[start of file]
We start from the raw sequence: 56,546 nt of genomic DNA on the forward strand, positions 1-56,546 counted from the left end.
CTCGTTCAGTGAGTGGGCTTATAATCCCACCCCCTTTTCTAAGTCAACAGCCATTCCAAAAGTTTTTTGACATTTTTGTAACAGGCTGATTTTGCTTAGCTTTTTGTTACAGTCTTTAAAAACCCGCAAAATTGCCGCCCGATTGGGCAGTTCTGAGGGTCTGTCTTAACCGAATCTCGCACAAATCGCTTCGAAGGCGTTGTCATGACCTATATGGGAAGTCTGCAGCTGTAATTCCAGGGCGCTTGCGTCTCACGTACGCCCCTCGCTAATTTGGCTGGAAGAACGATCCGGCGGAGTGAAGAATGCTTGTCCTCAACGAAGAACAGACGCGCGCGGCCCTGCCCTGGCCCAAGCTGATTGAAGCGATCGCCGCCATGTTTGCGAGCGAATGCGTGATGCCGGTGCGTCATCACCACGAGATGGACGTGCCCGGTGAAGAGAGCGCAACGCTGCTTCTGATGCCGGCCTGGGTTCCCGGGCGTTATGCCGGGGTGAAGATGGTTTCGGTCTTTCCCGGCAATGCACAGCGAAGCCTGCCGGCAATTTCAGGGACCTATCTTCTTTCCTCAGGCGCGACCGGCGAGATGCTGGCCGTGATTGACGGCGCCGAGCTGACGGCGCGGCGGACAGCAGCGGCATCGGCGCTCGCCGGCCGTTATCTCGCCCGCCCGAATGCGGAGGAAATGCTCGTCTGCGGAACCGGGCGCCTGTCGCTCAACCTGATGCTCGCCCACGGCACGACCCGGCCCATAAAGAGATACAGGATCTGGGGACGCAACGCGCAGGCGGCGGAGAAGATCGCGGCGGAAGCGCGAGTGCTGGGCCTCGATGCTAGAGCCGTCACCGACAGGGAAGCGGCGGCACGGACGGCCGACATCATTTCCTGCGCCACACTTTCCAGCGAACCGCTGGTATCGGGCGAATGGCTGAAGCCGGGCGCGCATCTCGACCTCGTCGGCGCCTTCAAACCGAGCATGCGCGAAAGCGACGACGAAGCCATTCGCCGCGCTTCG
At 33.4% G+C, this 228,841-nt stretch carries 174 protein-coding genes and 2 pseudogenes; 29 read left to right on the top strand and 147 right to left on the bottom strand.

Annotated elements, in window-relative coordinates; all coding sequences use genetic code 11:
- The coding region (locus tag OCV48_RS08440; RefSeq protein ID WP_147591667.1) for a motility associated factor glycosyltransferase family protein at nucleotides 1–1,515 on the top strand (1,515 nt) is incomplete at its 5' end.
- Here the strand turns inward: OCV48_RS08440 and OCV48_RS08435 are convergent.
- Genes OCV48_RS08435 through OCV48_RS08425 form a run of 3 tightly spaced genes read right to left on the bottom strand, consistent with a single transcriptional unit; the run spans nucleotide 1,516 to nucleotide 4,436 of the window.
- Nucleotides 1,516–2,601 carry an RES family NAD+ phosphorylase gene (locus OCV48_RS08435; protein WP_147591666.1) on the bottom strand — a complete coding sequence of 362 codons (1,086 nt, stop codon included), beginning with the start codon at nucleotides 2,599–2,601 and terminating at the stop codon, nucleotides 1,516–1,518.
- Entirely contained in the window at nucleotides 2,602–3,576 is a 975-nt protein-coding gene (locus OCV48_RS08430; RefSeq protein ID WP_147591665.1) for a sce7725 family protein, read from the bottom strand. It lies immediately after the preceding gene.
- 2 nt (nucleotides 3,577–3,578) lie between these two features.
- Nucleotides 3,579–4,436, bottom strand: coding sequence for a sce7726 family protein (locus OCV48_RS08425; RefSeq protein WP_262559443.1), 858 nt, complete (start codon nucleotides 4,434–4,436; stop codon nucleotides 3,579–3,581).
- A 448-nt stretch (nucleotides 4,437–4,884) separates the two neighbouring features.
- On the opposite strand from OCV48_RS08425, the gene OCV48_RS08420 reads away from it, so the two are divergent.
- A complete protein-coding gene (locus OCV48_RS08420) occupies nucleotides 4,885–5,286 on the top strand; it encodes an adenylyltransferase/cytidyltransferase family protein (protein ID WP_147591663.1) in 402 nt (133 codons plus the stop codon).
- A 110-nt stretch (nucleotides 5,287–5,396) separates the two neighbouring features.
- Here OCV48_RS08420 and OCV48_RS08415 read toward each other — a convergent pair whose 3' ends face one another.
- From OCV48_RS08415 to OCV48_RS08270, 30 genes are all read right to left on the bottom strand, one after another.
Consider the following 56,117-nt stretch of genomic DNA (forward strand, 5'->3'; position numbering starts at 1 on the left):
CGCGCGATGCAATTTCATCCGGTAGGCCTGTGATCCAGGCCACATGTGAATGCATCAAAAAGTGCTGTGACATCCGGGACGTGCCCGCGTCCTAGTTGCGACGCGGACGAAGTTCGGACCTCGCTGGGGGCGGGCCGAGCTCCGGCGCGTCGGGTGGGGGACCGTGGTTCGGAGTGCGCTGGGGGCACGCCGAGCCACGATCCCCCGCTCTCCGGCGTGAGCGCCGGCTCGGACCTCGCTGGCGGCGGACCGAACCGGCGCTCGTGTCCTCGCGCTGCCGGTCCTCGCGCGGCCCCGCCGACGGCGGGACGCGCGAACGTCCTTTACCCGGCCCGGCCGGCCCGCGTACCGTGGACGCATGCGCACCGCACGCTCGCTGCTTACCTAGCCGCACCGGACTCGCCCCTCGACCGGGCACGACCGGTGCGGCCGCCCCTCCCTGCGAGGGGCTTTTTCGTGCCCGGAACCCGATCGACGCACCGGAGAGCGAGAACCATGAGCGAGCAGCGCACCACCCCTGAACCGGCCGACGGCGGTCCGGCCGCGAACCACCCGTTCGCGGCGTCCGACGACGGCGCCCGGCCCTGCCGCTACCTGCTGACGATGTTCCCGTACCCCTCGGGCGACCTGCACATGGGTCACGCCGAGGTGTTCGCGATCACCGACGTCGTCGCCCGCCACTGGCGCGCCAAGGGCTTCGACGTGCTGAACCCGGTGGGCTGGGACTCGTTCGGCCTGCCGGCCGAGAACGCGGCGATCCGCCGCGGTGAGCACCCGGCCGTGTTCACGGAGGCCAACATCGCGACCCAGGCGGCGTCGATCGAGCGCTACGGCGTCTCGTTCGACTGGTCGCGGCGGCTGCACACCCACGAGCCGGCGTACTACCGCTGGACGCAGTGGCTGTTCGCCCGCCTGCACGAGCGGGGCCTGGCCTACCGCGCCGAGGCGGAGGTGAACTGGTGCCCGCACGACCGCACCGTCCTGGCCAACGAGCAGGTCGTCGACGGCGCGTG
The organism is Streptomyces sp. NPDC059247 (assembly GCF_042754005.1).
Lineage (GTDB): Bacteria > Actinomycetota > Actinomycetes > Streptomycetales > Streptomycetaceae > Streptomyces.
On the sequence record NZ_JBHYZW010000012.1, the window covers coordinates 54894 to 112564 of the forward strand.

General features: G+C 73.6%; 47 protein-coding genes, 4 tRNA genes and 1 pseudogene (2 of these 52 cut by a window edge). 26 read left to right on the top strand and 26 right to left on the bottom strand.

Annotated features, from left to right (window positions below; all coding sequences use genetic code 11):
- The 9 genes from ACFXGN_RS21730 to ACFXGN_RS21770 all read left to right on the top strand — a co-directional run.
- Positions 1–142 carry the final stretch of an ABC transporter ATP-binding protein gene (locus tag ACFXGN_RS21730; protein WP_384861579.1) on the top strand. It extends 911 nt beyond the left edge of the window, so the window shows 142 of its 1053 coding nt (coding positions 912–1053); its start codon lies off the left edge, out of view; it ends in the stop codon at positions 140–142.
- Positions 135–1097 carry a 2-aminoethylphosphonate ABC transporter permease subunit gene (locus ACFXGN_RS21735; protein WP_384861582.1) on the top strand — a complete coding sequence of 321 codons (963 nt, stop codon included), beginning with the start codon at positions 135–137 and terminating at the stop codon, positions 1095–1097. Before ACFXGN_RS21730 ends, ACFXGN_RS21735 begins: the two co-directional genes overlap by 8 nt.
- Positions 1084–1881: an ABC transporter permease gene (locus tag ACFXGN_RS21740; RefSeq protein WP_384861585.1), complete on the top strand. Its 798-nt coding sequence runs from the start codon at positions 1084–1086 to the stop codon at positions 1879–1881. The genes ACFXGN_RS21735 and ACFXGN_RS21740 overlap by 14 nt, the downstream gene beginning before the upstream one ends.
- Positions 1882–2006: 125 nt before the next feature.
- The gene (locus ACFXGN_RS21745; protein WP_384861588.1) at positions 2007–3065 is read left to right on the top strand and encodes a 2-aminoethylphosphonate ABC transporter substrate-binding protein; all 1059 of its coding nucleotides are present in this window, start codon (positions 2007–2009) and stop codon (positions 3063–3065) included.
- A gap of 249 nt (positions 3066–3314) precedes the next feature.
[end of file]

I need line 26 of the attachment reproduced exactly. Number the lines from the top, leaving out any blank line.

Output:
- Positions 1–142 carry the final stretch of an ABC transporter ATP-binding protein gene (locus tag ACFXGN_RS21730; protein WP_384861579.1) on the top strand. It extends 911 nt beyond the left edge of the window, so the window shows 142 of its 1053 coding nt (coding positions 912–1053); its start codon lies off the left edge, out of view; it ends in the stop codon at positions 140–142.